Developing Mexico's offshoring opportunity

By Diana Farrell, Antonio Puron, Ignacio Quesada

To take advantage of the growing global market for offshored services, the country must do more to improve the suitability of its workforce.

Mexico holds great potential as a supplier of offshored services, given its low costs, proximity to the United States, fast-growing pool of university graduates, and promising domestic market. But research by the McKinsey Global Institute (MGI) finds that a dearth of IT vendors, a costly infrastructure, and a talent pool with limited suitability for multinational positions are among the factors preventing Mexico from realizing the considerable opportunity created by globalization.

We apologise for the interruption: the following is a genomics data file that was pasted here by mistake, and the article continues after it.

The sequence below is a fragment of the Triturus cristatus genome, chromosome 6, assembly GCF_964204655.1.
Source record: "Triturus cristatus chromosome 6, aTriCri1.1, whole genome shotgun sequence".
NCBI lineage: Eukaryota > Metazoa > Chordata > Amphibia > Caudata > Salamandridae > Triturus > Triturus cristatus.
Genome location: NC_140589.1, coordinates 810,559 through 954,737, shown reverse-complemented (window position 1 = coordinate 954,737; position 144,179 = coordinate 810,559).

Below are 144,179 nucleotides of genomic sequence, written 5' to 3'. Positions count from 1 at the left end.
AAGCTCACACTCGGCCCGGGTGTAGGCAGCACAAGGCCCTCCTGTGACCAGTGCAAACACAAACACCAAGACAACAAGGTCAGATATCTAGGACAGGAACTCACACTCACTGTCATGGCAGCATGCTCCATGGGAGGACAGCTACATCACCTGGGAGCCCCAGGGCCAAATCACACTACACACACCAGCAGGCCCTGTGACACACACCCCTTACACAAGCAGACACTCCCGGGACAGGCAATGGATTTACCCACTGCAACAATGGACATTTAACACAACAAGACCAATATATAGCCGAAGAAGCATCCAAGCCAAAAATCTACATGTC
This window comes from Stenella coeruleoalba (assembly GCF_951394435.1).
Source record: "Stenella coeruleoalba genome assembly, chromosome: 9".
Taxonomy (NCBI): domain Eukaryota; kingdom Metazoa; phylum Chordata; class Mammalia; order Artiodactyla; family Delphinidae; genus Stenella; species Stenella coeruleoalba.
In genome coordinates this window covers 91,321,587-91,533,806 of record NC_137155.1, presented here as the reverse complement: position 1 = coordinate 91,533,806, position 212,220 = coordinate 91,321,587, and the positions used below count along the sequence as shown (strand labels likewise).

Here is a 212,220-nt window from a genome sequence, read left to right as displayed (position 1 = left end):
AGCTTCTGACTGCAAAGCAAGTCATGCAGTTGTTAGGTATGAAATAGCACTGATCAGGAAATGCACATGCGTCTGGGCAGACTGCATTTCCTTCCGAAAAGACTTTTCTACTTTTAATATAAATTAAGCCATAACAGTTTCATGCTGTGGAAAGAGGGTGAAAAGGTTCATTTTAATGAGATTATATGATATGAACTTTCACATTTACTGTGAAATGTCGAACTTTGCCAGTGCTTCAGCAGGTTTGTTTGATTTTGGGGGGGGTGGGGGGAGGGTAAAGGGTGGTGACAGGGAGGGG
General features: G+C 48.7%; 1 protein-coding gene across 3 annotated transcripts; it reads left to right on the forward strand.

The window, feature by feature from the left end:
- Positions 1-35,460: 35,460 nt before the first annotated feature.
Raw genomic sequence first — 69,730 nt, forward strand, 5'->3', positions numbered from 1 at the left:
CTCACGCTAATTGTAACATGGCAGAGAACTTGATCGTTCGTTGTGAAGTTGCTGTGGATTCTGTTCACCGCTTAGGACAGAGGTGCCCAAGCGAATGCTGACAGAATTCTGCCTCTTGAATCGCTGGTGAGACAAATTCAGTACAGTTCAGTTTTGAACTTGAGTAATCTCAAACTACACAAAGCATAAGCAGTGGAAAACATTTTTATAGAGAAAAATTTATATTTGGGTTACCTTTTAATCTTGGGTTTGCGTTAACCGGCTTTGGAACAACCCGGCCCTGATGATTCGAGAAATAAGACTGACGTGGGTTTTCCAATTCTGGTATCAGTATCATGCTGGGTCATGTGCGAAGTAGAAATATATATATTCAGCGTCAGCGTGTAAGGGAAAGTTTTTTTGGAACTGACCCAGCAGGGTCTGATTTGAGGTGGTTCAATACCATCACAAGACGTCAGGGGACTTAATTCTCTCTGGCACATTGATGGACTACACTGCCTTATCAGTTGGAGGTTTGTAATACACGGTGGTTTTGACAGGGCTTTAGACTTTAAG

Mexico’s advantages start with low labor costs, which, at around one-quarter of US levels, were the fifth lowest among the 28 low-wage countries we studied. Even after accounting for the relatively high cost of electric power, Mexico is a less expensive offshoring location than low-wage centers in Eastern Europe. Indeed, for a company motivated primarily by cost, Mexico holds the most attractive position among the Latin American countries we studied.

Read more on the McKinsey Quarterly site.
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